Harry S. Truman Presidential Library & Museum

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Harry S. Truman
1945-1953


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Provided courtesy of The American Presidency Project.  John Woolley and Gerhard Peters. University of California, Santa Barbara.
  88. Veto of Bill To Amend the Natural Gas Act of 1938  
April 15, 1950

To the House of Representatives:

I return herewith, without my approval, H.R. 1758, a bill to amend the Natural Gas Act approved June 21, 1938, as amended.

This bill would preclude the Federal Power Commission from regulating sales of natural gas to interstate pipe line companies, for resale in interstate commerce, by producers and gatherers who are not affiliated with the buyers. After careful analysis and full consideration, I believe that such an action would not be in the national interest.

I believe that authority to regulate such sales is necessary in the public interest because of the inherent characteristics of the process of moving gas from the field to the consumer. Unlike purchasers of coal and oil, purchasers of natural gas cannot easily move from one producer to another in search of lower prices. Natural gas is transported to consumers by pipe lines, and is distributed in a given consuming market by a single company. The pipe line companies, and in turn the consumers of natural gas, are bound to the producers and gatherers in a given field by the physical location of their pipe lines, which represent large investments of funds, and cannot readily be moved to other fields in search of a better price.

These characteristics of the natural gas business impose natural limitations upon effective competition among sellers. Competition is further limited by the degree of concentration of ownership of natural gas reserves. While there are a large number of producers and gatherers, a relatively small number of them own a substantial majority of the gas reserves. Furthermore, the demand for natural gas has been growing phenomenally in recent years, and its natural advantages as a fuel, coupled with its present price advantage, indicate that demand may soon be pressing hard upon total supplies.

Under these circumstances, there is a clear possibility that competition will not be effective, at least in some cases, in holding prices to reasonable levels. Accordingly, to remove the authority to regulate, as this bill would do, does not seem to me to be wise public policy.

It is argued that regulation of sales of natural gas to pipe line companies would discourage producers and gatherers from selling their gas in interstate commerce, and would discourage exploration and development of new wells. This claim rests primarily on the assumption that the Federal Power Commission would apply standards of regulation which did not take account of the peculiar circumstances of natural gas production--such as the cost of exploration and development, including the drilling of dry holes. I do not believe this assumption is well-founded. On the contrary, I am confident that the Commission will apply standards properly suited to the special risks and circumstances of independent natural gas producers and gatherers.

My confidence in this outcome is supported by the fact that, until recently, the Commission has not found it necessary to undertake to regulate the prices charged by independent gas producers and gatherers, although those prices have been advancing. It is only natural that prices have risen, since the interstate lines built during and since the war have offered a far wider market than existed previously and have resulted in more competition among buyers. This process of price adjustment will probably continue, and it is right that it should if held within reasonable limits.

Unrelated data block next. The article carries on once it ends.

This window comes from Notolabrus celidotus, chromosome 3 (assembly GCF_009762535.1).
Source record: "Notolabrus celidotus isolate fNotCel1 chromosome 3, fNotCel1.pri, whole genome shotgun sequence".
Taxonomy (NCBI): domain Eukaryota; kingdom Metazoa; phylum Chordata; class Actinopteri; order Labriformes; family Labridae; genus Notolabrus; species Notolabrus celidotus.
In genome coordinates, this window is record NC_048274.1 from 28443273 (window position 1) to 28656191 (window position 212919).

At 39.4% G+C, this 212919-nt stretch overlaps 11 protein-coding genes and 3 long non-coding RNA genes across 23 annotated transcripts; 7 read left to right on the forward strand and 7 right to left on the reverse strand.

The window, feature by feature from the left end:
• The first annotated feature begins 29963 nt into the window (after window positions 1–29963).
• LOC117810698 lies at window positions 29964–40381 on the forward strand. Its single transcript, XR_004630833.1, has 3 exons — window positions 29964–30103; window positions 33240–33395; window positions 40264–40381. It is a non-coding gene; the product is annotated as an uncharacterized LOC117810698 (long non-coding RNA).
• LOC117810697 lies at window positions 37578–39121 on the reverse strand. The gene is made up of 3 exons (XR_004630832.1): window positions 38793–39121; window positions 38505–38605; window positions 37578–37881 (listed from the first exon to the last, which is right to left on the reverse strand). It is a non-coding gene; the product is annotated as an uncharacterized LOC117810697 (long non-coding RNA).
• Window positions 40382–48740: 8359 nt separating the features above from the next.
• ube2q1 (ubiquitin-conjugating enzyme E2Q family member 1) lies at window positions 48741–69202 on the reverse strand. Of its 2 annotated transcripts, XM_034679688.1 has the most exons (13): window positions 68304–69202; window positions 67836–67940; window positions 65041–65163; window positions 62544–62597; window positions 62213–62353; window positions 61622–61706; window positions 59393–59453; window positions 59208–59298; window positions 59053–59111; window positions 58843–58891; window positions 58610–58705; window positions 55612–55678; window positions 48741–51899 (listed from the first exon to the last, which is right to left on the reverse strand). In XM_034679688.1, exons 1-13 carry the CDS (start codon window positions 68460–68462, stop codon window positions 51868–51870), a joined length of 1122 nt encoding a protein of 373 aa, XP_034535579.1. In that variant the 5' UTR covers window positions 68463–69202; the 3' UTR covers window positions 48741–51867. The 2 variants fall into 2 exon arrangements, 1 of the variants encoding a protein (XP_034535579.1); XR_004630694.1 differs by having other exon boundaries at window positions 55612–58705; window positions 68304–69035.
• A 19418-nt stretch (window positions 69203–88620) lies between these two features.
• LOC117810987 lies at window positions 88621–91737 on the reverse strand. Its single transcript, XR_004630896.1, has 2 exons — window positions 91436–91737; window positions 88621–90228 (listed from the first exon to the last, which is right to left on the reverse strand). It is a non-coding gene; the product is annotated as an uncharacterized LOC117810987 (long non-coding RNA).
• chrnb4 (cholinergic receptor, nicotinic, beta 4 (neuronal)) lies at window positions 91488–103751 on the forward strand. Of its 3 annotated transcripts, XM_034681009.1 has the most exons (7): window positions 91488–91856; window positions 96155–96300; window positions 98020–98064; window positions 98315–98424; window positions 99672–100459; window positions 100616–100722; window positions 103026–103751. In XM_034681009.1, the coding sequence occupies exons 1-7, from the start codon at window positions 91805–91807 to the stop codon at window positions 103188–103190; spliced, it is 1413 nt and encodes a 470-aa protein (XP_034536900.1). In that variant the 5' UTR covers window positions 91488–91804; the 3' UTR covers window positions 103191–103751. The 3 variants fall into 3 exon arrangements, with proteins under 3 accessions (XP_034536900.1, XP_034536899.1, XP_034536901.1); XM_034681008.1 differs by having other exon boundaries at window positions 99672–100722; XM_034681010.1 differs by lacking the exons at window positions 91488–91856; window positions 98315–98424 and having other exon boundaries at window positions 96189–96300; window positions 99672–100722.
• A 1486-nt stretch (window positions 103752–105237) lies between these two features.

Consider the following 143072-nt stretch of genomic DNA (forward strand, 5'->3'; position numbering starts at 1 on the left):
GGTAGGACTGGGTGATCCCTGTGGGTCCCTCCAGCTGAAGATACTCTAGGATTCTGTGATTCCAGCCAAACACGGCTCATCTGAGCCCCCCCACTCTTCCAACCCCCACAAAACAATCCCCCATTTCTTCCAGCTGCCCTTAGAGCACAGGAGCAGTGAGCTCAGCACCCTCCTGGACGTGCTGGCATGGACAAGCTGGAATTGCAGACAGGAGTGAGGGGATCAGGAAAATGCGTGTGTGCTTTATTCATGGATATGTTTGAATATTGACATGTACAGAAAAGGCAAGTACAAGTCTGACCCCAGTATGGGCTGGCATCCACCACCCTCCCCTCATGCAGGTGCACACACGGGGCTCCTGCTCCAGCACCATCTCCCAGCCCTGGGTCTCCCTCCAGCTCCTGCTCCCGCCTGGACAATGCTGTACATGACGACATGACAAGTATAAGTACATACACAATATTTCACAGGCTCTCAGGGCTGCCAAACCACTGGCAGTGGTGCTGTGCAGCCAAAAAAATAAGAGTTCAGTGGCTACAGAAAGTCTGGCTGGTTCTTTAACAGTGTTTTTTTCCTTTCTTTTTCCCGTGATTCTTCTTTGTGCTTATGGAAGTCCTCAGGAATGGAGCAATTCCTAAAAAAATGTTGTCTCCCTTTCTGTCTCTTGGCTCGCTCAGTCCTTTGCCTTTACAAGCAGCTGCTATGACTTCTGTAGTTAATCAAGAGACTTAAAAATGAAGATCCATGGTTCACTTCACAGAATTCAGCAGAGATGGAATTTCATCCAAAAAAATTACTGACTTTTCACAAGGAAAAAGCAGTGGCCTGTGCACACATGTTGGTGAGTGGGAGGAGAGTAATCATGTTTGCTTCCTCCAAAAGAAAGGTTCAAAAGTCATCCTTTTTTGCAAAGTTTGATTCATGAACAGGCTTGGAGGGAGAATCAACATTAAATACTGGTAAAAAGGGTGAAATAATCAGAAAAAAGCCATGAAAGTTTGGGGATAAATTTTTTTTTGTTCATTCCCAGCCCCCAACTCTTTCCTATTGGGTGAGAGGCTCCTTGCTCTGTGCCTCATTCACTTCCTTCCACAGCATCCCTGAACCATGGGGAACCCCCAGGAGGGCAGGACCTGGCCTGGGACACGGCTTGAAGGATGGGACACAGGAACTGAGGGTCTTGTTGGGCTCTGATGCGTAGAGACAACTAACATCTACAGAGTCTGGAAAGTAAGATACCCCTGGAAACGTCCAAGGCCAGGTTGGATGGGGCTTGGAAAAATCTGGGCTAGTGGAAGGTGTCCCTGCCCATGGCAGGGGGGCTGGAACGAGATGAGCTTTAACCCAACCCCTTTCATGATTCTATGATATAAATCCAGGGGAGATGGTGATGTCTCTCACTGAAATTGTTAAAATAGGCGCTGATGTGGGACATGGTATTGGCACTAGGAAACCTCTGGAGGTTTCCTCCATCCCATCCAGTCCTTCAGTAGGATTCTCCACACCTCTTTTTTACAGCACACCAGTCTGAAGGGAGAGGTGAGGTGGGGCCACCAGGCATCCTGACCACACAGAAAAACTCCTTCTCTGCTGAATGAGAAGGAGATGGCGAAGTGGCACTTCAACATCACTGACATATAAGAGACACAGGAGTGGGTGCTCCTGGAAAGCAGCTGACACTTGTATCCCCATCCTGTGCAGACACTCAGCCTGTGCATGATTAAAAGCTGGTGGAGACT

Accordingly, producers and gatherers are finding, and I am sure will continue to find, strong incentives to search out new sources of natural gas and to sell their gas in interstate commerce. I believe the production and sale of natural gas will continue to grow rapidly, to the benefit of consumers and of all the businessmen concerned with serving them. I see no danger to that growth in the continuance of the authority of the Federal Power Commission to regulate sales of gas to interstate pipe lines.

The continuance of that authority will adequately protect the public interest by permitting the Commission to prevent unreasonable and excessive prices, which would give large windfall profits to gas producers, at the expense of consumers, with no benefit to the Nation in terms of additional exploration and production. Such cases are few, if any, at the present time, but the authority to deal with them in the future clearly should not be dissipated.

Experience may demonstrate that some improvement of the existing statute may be desirable. I have no doubt that the Commission will operate reasonably and in the public interest in carrying out the present law, but I would have no objection to reasonable amendments if they are found to be needed.

To withdraw entirely from this field of regulation, however, impelled only by imaginary fears, and in the face of a record of accomplishment under the present law which is successful from the standpoint of consumer, distributor, carrier, and producer alike, would not be in the public interest. Accordingly, I am compelled to return this bill without my approval.
HARRY S. TRUMAN
 
Provided courtesy of The American Presidency Project.  John Woolley and Gerhard Peters. University of California, Santa Barbara.